Nice little experiment from Honest Tea. If you came across a store where you were expected to be honest, and pay a dollar a bottle, would it work in your town or country?
Just checking out the Engadget site specifically the “Motorola Atrix 4G, HD multimedia dock, and laptop dock hands-on” post and what can say but WOW.
I think this looks like a dream come true and if they have put a decent camera in there I think I’m in love…
The laptop dock is basically a screen with full size keyboard that pretty much turns it the phone into a laptop!
The phone dock allows you to plug in mouse, keyboard and hook up to a full HD screen !
Check out the engadget video that shows it all working and much more. It is really impressive if that is the type of experience that can be expected on the final version…
I was impressed with the Droid / Milestone but this is just great…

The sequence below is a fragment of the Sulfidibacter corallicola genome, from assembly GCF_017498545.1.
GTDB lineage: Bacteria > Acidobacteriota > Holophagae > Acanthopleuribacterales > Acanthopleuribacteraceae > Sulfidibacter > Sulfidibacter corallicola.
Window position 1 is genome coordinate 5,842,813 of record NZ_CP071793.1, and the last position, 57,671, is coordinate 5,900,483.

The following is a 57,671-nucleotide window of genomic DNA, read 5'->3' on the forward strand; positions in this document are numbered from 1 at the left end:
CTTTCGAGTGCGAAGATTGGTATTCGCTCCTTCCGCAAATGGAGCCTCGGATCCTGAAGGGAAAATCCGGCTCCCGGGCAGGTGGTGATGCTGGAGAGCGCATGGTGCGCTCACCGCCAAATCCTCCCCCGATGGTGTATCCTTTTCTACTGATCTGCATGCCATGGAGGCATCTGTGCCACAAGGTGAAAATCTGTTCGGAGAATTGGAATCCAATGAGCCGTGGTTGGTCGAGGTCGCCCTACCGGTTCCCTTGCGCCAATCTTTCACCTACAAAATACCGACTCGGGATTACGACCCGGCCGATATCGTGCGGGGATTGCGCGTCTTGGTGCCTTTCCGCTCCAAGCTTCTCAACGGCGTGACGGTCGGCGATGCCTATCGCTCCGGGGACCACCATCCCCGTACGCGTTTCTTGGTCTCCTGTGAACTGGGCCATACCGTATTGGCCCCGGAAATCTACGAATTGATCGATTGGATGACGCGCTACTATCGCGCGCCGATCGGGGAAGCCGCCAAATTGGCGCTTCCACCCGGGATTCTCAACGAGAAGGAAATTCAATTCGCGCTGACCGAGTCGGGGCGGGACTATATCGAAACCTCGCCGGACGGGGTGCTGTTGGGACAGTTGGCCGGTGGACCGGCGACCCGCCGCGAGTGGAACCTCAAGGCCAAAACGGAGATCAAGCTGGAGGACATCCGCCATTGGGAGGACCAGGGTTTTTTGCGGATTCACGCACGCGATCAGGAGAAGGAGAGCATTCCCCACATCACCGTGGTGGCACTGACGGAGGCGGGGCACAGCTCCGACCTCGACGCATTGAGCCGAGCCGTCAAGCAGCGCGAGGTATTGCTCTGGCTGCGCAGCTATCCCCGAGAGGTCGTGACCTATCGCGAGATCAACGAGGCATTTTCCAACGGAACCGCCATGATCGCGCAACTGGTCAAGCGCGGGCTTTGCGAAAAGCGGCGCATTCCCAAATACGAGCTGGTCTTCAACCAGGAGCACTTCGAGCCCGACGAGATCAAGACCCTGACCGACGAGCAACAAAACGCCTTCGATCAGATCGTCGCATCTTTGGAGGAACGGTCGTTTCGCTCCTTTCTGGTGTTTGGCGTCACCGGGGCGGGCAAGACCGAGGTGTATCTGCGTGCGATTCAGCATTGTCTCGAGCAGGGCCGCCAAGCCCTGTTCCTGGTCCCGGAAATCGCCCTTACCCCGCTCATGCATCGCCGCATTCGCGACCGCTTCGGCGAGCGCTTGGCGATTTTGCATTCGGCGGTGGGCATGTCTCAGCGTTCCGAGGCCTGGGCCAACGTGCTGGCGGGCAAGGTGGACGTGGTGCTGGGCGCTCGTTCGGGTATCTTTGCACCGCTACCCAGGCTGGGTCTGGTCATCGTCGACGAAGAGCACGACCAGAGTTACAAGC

The User experience that is shown in the video and the amount of ways it can be used plus all the functions available through the WebTop application is just amazing.
PS: when are we getting this in Europe and moreover in France???
You may have recently seen articles that explain how Google will be checking the speed at which your pages load and will be using it in their page ranking system. I had read about it on the Register’s article “Google tweaks search results with mystery site speedometer“.
I then realised that a company I have worked with in the past has a tool that allows you to test this type of issue for your site and even allows you to record the results over time…
Check out Gossamer Threads GTMetrix Site Performance Analyzer. They have just added a new system that allows you compare up to 4 reports/URLs. Oh and it’s free, oh yeah…
…oh and the cat’s friend who seems to know a little bit more than the cat does about the iPad and is probably the one that bought the iPad for his cat
Don’t usually like stuff videos with animals in it, yes I’m talking about the cat
A very interesting study over at UsableWorld illustrates how images used in articles that have faces can have unusual effects on what people look at. Depending on the direction the faces are turned it changes the way people read the page.
In this first example the face of the baby is looking straight forward. You can see people spend a lot of time on the actual face of the child to the detriment of the actual content to the right.